An independence movement is taking shape in India to oppose enslavement of Indian people. There are enough indications to show that people are losing faith in the traditional institutions of society. Swamy Ramdev phenomenon is challenging the very powerful drug/surgery oriented high tech and very costly and highly toxic model of health and trying to replace it with very cheap, safe, non-toxic, natural, highly scientific and sustainable model of health based on yoga, life style management and ayurveda. There is a movement to boycott unhealthy ready-made foods and replace it with natural, healthy and cheap foods. There is a movement to shift to foods on which no chemicals have been used. There is a movement to save our environment from unscrupulous industry. There is a movement to save our water bodies.
There are various shades of organized movements—Muslim fundamentalism, Gandhian and swadeshi movements, farmers movements, environment protection movements and social and political movements of all shades—right from religious fundamentalism to ultra left movements. All these movements look different on the surface but one thing is common in all of them. All these are against the corporate model of economic, social and cultural way of life. All these movements are opposed to the way the institutions of Corporations and Indian State are functioning. The only one factor that there is 300 times increase in the sale of the photos of Bhagat Singh, a symbol of radicalism in Punjab is enough indication to see the direction of peoples' consciousness. Rapid rise of radical movement in India is the ever increasing challenge to the anti farmer and anti people policies of corporate/big business and the Indian State.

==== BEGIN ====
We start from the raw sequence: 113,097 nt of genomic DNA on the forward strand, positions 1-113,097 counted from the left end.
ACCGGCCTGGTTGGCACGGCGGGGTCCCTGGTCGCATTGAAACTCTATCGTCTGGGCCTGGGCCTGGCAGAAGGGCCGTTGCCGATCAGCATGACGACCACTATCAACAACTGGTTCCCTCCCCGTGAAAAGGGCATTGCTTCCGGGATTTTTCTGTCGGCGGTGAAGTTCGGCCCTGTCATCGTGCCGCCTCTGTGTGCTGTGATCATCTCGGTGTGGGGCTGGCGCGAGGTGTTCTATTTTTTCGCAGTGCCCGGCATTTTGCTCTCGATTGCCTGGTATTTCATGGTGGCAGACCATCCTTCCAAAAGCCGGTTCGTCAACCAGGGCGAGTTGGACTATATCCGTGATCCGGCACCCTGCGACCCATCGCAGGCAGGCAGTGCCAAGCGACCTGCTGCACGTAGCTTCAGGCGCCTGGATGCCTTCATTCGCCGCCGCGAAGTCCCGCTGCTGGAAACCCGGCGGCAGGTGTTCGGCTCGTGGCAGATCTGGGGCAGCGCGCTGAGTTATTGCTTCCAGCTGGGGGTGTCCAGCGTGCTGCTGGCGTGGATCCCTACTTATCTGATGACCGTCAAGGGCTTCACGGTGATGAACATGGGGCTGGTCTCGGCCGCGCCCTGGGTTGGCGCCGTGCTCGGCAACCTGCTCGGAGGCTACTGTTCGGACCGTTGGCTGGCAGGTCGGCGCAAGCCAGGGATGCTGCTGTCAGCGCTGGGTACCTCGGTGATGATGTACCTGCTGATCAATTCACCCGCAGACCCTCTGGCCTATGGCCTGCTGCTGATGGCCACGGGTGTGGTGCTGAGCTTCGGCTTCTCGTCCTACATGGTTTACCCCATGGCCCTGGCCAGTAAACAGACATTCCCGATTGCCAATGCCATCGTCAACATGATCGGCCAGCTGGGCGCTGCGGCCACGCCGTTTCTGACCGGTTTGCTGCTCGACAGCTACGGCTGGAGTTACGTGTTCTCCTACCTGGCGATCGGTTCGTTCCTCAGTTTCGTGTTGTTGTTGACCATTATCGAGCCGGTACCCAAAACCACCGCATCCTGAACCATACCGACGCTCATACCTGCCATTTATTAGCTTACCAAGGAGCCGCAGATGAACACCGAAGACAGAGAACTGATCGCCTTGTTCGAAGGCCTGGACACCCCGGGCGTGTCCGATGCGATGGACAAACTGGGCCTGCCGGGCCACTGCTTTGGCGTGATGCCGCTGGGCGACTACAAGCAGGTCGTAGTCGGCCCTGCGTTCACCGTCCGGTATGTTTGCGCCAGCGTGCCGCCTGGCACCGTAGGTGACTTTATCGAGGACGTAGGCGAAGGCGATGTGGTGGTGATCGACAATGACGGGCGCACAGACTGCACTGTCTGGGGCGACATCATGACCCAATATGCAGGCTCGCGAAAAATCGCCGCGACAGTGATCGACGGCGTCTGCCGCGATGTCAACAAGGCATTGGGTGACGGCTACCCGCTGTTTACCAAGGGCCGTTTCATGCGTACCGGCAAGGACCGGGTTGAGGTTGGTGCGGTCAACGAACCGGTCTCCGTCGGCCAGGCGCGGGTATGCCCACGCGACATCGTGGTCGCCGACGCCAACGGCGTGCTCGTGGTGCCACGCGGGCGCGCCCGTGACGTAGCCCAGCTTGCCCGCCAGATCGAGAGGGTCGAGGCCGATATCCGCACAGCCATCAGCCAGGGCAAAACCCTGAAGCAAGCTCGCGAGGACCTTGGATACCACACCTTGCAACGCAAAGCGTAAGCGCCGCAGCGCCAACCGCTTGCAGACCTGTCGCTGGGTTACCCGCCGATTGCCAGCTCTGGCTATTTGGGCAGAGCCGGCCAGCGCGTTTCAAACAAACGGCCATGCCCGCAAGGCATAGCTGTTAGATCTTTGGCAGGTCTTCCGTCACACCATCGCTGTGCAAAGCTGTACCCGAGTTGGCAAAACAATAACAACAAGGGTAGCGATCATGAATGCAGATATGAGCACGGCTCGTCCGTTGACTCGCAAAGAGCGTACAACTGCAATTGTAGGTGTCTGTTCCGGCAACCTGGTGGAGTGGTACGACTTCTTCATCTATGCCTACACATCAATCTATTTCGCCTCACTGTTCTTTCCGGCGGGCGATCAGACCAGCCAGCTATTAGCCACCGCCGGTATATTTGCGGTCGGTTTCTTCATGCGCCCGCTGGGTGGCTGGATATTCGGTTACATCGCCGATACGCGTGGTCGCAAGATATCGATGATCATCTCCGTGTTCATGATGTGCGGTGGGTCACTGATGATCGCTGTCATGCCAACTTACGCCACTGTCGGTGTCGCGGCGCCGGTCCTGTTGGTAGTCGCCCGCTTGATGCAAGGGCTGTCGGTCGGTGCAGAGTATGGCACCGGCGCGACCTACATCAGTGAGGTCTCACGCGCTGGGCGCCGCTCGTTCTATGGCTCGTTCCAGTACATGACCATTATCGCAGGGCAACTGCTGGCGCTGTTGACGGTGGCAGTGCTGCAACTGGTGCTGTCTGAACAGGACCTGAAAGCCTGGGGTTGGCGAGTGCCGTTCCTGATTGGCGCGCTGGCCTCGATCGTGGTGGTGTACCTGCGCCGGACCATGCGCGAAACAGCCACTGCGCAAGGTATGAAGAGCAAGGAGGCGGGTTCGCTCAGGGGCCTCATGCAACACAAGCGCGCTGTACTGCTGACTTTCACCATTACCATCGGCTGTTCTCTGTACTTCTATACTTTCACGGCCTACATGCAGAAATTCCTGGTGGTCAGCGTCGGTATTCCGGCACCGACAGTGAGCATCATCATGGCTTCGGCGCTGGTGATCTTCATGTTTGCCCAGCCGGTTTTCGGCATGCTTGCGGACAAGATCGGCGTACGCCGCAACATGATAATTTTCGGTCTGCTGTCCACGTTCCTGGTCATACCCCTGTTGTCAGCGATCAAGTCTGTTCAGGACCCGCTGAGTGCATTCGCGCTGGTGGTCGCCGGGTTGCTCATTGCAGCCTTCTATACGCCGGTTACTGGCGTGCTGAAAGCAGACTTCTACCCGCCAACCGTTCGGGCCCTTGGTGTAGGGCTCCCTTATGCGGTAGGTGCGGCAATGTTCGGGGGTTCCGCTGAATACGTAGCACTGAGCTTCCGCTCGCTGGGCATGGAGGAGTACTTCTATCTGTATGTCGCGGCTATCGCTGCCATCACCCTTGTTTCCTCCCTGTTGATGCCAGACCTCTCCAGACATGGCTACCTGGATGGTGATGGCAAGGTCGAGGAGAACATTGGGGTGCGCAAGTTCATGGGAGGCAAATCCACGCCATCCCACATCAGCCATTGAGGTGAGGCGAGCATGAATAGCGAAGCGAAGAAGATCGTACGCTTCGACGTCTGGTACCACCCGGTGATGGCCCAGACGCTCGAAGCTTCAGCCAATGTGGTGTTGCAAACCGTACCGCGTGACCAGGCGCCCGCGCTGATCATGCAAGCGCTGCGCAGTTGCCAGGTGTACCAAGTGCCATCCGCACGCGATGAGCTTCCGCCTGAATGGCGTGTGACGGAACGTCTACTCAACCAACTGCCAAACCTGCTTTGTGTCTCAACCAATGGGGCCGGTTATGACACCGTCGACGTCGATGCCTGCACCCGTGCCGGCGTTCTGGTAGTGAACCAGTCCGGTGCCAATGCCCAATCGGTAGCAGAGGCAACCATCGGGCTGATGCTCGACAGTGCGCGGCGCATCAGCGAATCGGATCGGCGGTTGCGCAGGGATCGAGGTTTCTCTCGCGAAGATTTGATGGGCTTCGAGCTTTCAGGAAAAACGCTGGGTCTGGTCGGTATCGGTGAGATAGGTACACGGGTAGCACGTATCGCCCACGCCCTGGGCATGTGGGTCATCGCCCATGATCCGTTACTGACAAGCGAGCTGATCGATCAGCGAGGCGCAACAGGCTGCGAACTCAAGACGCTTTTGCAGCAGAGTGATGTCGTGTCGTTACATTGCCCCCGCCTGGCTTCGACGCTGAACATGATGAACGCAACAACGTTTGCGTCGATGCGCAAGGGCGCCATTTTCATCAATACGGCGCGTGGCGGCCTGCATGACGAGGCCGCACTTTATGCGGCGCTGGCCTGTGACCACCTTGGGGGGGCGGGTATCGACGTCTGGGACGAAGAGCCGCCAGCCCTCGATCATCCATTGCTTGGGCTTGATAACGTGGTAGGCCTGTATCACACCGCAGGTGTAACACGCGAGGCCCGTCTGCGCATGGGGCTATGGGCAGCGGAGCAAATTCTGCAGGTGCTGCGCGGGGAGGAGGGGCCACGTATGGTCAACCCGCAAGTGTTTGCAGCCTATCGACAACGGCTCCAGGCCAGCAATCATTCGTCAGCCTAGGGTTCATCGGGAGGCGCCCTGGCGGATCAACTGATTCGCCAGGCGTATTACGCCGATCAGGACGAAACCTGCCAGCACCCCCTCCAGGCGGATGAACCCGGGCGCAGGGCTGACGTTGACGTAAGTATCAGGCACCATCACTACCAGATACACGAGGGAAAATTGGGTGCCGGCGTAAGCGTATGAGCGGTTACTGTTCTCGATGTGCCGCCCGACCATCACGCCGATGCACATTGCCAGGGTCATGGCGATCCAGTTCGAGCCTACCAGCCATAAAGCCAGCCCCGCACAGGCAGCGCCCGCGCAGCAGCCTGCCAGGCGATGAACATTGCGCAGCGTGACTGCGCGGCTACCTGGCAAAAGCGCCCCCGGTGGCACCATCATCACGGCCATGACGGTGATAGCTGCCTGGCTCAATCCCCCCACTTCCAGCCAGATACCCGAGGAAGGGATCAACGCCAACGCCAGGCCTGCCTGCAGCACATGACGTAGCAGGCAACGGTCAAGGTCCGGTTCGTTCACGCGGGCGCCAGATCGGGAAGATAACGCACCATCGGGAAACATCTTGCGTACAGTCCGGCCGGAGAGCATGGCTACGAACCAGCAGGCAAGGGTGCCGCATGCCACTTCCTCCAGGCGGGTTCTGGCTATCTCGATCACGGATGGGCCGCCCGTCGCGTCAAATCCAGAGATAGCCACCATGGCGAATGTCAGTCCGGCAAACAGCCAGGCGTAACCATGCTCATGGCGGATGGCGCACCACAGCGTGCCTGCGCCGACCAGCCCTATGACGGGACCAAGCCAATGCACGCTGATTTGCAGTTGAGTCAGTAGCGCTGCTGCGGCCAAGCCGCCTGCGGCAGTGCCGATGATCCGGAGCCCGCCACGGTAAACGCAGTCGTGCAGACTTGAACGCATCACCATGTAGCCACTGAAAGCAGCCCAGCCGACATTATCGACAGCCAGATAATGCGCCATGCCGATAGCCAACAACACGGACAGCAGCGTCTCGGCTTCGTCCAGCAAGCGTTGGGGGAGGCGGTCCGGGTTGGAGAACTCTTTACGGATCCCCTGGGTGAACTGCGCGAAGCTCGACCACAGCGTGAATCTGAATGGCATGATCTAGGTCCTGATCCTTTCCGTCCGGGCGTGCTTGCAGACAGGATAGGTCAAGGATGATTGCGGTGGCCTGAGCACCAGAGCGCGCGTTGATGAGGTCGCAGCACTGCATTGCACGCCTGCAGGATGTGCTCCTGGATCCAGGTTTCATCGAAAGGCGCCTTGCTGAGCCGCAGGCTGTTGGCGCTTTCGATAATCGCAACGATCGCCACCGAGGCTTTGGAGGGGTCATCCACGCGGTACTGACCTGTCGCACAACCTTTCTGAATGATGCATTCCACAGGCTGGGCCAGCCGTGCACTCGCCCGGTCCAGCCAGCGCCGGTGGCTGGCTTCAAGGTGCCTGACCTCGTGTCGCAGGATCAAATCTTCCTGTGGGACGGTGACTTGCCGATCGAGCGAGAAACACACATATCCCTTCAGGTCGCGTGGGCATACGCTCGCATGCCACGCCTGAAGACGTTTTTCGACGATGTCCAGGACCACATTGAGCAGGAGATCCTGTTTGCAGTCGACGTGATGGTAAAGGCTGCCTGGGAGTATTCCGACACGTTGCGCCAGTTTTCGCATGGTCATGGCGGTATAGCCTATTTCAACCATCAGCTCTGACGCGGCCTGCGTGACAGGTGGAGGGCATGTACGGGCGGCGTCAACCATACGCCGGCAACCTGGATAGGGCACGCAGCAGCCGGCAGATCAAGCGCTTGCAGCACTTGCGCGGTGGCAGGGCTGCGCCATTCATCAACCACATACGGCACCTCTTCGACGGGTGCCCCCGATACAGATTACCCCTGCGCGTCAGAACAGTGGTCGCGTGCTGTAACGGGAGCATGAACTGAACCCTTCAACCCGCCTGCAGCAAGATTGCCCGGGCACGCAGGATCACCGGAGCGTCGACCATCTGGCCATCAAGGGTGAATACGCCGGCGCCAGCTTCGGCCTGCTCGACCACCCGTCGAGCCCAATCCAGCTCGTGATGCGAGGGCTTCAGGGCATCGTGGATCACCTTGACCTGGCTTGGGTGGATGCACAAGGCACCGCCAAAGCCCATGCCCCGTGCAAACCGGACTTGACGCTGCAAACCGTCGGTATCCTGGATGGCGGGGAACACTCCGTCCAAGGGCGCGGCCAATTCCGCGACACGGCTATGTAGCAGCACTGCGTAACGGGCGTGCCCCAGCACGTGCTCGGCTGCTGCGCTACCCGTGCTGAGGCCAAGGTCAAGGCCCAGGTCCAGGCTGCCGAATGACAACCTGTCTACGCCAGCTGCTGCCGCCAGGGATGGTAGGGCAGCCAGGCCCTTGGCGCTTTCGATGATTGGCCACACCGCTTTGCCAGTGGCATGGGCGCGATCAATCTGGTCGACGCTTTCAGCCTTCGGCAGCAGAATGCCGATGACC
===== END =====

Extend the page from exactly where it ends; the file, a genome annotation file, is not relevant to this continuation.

The people are getting ready to stop tolerating the nonsense which is being imposed on the people under the sweet word ' independent India'. They are getting ready to usher in a second independence movement. When the people rise in revolt, it is like a high velocity thunder storm, which straightens everything—it hardly matters how strong it looked before the storm was there. No body will be able to remain neutral. It will compel every one of us to take a side. Let us see which side the agribusiness, Indian State and Civil Society stand. This will be our new history.

[1] Source: Keynote address By Devinder Sharma at the national seminar on “Alternative Strategies for Development” held at the RCVP Noronha Academy of Administration and Management, Bhopal, India, from Aug 10-12, 2004